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TV-PGJuly 10, 2000: It's baaa-aack-- that wonderful Disney-Apple buyout rumor you all know and love. Meanwhile, Dell "retires" the WebPC citing slow sales, and a pulled report on Apple's new G4 illustrates the fundamental importance of timely surfing when trolling for inside info...
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"This Time, For Sure!" (7/10/00)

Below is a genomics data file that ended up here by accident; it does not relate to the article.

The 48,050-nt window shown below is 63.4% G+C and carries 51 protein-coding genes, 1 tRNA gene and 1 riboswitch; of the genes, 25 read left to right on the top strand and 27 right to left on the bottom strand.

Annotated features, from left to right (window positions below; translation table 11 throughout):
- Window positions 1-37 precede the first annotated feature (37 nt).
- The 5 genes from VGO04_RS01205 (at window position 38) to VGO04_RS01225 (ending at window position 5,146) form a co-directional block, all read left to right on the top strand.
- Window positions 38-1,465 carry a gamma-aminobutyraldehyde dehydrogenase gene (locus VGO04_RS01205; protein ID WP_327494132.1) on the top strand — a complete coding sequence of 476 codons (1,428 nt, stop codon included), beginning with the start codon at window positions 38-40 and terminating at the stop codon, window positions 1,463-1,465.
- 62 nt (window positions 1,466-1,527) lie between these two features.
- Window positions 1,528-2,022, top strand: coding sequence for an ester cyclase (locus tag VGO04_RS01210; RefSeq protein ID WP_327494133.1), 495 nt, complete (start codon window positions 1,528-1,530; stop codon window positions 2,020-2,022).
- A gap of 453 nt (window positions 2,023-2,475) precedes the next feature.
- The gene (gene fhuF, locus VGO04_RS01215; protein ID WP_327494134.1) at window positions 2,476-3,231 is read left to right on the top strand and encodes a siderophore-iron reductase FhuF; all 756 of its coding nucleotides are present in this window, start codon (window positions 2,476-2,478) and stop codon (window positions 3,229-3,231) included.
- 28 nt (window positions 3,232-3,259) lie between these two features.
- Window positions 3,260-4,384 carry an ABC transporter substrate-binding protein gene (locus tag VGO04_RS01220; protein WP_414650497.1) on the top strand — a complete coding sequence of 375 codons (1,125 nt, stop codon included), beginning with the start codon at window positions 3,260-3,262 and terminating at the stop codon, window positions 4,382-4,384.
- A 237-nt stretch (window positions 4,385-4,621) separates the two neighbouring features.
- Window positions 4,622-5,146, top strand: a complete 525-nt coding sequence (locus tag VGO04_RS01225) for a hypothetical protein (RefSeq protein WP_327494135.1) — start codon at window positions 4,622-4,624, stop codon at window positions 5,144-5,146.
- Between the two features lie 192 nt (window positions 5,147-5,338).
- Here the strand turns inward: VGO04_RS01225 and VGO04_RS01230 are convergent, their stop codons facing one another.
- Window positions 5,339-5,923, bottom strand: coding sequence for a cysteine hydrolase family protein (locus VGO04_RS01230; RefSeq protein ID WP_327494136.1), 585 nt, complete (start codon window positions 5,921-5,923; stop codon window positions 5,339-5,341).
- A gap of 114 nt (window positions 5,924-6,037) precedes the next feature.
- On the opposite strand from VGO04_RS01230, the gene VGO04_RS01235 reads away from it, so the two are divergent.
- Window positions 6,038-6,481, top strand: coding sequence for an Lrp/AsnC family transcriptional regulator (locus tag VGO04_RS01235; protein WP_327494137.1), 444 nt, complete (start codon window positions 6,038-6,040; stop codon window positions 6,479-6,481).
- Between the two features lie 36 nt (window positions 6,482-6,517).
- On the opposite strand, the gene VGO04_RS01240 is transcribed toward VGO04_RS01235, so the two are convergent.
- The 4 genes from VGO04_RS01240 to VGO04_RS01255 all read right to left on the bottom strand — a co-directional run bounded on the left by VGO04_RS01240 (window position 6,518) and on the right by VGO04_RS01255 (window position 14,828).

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Woo-hoo!! Nothing, and we mean nothing, gets our blood pumping like when somebody grabs a tired old rumor off the shelf, dusts it off, and parades it around like the Next Big Thing™-- especially when the rumor in question involves Steve Jobs in a pair of big round mouse ears. Yes, folks, in case you haven't heard yet, the Rumor That Wouldn't Die is back with a vengeance; once again, wide-eyed sources speculate in hushed tones about that holiest of holy grails, the sacred Disney-Apple buyout. Faithful viewer Stew was the first of many, many people who excitedly pointed out Sunday's Drudge Report, which claims in a "**World Exclusive**" (Mmmmphhbwahhhhahaha!) that our own Uncle Steve may be wiggling both Apple and Pixar as the bait to land himself the chairman spot at Disney. We're sure that the cryogenically frozen head of Walt himself would approve.